And another thing…

To elaborate on that comment in the last post, that I feel like myself again now that I’m writing: I’d love to say that’s an exaggeration. Perhaps the proper thing to say is that writing just makes me happier but even without it I am happy. I mean, I have a whole heck of a lot of good things in this little life of mine. Between the family, the friends, the stable job, the work in the Church… am I being ungrateful to set such stock in writing? Maybe. I don’t know what kind of analysis should made. All I know is that I feel most alive, most engaged with life, when I am writing. Do I need more of a reason for this desire to write or for my efforts to get published or for my restlessness when I have to set aside the writing for other responsibilities?

The other night someone asked me what is most important to me about writing. It took me a few tries to really hit on what he wanted to know and it came down to this: God made me a writer. He knew all along I’d be a writer. When I began to write it was not a planned change for my entire life. It happened during a period when my plans were falling apart and I had no idea what I ought to be doing or could expect to be doing in the future. I was unhappy, to put it nicely, and in need of something to satiate the frustration. I can’t even identify the starting point for what became Full of Days, my first novel. I don’t remember exactly how the idea formed or how seriously I took it at first. By God’s grace and encouragement, I did not ignore the notion of writing that book. As I proceeded with the attempt (honestly, until it was more than halfway finished I only considered it an attempt to write a book without any particular expectations for it), my whole self became engrossed in the work. There was joy in the hours I dedicated to writing, while there continued to be disappointment in most of the other hours. In hindsight, I think it was by God’s great wisdom that the beginnings of my writing endeavors were in the context of all that frustration and disappointment. The roots were able to take hold and grow strong so that even when other things changed for the better and life brought new and good opportunities, the writing wasn’t forsaken. I had too thoroughly tasted and loved the experience of writing to deem it a temporary occupation now that I had other things to do. It stuck. The desire is not lessened; the satisfaction continues to sustain me; the determination and hope remain.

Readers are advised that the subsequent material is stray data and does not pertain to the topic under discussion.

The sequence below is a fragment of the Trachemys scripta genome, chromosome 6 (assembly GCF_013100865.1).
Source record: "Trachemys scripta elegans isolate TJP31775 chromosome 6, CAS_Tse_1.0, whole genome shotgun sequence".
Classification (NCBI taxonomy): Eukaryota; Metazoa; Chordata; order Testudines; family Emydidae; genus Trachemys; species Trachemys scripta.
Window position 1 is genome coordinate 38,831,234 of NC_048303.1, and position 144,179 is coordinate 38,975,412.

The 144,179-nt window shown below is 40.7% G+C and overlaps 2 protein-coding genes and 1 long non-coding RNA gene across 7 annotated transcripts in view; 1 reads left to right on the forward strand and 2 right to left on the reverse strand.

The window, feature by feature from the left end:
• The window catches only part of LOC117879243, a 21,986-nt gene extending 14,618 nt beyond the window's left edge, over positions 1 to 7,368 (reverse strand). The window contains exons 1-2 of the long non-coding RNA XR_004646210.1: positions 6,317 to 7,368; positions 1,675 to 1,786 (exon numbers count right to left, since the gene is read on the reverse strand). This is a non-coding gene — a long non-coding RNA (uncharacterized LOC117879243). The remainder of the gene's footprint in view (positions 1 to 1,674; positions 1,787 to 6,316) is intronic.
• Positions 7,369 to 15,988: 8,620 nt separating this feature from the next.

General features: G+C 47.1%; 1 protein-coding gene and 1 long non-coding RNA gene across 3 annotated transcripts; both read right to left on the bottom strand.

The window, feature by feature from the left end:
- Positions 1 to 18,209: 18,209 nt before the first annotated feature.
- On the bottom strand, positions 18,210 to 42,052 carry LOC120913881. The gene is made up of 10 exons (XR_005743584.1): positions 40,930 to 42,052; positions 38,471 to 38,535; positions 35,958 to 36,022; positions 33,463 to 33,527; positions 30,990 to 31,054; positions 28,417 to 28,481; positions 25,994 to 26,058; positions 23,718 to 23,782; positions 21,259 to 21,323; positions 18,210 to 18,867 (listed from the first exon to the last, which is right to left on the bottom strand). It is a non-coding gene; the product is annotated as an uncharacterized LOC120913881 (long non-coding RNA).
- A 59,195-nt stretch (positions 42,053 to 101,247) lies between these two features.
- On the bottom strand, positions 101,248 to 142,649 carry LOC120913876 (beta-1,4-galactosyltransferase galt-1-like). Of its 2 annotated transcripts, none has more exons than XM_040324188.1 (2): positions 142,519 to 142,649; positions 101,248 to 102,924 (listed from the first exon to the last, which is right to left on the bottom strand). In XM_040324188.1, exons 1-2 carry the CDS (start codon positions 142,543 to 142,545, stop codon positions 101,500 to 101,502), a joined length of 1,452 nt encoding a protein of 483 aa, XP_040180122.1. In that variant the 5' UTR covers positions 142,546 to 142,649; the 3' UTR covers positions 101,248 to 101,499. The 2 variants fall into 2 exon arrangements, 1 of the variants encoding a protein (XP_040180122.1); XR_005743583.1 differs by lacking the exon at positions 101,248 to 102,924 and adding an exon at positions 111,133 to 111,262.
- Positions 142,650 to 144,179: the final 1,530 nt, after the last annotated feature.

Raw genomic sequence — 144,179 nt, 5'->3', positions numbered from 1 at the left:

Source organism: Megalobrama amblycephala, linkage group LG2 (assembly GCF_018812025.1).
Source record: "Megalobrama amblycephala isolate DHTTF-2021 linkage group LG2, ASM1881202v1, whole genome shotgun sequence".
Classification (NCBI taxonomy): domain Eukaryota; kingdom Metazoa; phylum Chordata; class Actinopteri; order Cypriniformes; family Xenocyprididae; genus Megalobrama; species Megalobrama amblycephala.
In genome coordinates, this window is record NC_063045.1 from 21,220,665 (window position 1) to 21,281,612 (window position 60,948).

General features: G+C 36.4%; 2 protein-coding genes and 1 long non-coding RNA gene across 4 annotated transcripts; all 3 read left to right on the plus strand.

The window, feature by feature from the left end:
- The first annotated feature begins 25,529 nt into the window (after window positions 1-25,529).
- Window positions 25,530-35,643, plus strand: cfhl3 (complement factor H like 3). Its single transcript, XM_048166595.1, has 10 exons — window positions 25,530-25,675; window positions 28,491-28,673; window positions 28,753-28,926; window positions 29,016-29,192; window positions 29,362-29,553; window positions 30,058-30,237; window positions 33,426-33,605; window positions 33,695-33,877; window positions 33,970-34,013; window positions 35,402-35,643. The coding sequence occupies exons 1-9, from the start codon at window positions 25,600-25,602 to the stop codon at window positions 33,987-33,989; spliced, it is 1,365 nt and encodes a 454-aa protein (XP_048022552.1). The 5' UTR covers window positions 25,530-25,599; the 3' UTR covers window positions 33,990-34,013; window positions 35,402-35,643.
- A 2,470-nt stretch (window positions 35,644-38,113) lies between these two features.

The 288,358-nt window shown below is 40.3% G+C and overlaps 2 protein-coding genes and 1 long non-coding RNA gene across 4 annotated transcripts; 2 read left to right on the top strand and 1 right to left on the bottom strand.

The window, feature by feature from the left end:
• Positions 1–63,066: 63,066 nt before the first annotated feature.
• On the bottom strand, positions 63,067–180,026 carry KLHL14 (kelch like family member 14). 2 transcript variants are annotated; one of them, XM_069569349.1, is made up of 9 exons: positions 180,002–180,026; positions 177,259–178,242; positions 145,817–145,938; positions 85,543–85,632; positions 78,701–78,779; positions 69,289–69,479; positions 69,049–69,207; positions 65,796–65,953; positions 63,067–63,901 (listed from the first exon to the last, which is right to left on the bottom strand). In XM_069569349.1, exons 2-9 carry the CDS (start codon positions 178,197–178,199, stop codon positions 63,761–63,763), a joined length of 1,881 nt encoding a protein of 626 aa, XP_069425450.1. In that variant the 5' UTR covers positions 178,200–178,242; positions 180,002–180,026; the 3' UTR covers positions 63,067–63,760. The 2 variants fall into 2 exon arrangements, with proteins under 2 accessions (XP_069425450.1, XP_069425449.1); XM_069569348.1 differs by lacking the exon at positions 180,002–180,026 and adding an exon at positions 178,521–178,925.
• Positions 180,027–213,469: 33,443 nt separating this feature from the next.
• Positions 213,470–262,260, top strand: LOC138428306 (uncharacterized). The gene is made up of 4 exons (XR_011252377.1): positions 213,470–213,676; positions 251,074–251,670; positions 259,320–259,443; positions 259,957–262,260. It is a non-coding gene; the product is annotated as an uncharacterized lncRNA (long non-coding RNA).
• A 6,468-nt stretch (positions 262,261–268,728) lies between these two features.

When I began writing, I couldn’t have known what would come of it or what else my life would include. Heck, I still don’t know what will come of any of it. As I write at present, I still wonder what else will enter my life – what jobs, what relationships, what experiences – but I don’t wonder if I will continue to write. I am me and I will be me, no matter the setting or circumstances. I am a writer.

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